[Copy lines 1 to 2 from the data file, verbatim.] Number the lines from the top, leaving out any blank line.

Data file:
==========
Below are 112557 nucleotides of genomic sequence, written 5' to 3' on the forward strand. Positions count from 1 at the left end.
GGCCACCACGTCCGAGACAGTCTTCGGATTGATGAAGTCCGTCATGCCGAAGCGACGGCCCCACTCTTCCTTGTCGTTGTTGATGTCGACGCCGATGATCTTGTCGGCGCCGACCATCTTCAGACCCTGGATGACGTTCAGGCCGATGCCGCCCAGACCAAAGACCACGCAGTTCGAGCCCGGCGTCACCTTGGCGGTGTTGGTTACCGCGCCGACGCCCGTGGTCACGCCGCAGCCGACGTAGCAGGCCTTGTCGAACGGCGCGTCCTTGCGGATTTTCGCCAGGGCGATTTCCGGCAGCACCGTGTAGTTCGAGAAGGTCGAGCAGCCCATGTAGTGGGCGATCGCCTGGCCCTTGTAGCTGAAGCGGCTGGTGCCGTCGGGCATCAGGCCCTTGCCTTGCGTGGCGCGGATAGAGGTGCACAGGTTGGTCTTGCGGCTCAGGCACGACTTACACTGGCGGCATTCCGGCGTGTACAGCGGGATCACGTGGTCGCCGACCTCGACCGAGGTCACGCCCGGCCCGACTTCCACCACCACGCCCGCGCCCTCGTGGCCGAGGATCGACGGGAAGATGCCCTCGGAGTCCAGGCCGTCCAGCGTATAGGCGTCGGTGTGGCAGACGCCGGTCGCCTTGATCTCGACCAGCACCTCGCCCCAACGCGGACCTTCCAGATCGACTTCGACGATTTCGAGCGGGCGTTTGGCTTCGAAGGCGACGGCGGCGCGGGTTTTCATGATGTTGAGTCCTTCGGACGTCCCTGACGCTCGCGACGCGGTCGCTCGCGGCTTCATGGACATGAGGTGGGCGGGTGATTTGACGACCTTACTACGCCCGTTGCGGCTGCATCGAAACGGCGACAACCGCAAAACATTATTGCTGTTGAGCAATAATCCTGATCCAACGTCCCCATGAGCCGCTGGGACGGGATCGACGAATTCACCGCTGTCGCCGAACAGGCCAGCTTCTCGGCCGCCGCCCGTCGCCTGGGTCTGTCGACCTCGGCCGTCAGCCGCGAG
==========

Below are 112557 nucleotides of genomic sequence, written 5' to 3' on the forward strand. Positions count from 1 at the left end.
GGCCACCACGTCCGAGACAGTCTTCGGATTGATGAAGTCCGTCATGCCGAAGCGACGGCCCCACTCTTCCTTGTCGTTGTTGATGTCGACGCCGATGATCTTGTCGGCGCCGACCATCTTCAGACCCTGGATGACGTTCAGGCCGATGCCGCCCAGACCAAAGACCACGCAGTTCGAGCCCGGCGTCACCTTGGCGGTGTTGGTTACCGCGCCGACGCCCGTGGTCACGCCGCAGCCGACGTAGCAGGCCTTGTCGAACGGCGCGTCCTTGCGGATTTTCGCCAGGGCGATTTCCGGCAGCACCGTGTAGTTCGAGAAGGTCGAGCAGCCCATGTAGTGGGCGATCGCCTGGCCCTTGTAGCTGAAGCGGCTGGTGCCGTCGGGCATCAGGCCCTTGCCTTGCGTGGCGCGGATAGAGGTGCACAGGTTGGTCTTGCGGCTCAGGCACGACTTACACTGGCGGCATTCCGGCGTGTACAGCGGGATCACGTGGTCGCCGACCTCGACCGAGGTCACGCCCGGCCCGACTTCCACCACCACGCCCGCGCCCTCGTGGCCGAGGATCGACGGGAAGATGCCCTCGGAGTCCAGGCCGTCCAGCGTATAGGCGTCGGTGTGGCAGACGCCGGTCGCCTTGATCTCGACCAGCACCTCGCCCCAACGCGGACCTTCCAGATCGACTTCGACGATTTCGAGCGGGCGTTTGGCTTCGAAGGCGACGGCGGCGCGGGTTTTCATGATGTTGAGTCCTTCGGACGTCCCTGACGCTCGCGACGCGGTCGCTCGCGGCTTCATGGACATGAGGTGGGCGGGTGATTTGACGACCTTACTACGCCCGTTGCGGCTGCATCGAAACGGCGACAACCGCAAAACATTATTGCTGTTGAGCAATAATCCTGATCCAACGTCCCCATGAGCCGCTGGGACGGGATCGACGAATTCACCGCTGTCGCCGAACAGGCCAGCTTCTCGGCCGCCGCCCGTCGCCTGGGTCTGTCGACCTCGGCCGTCAGCCGCGAG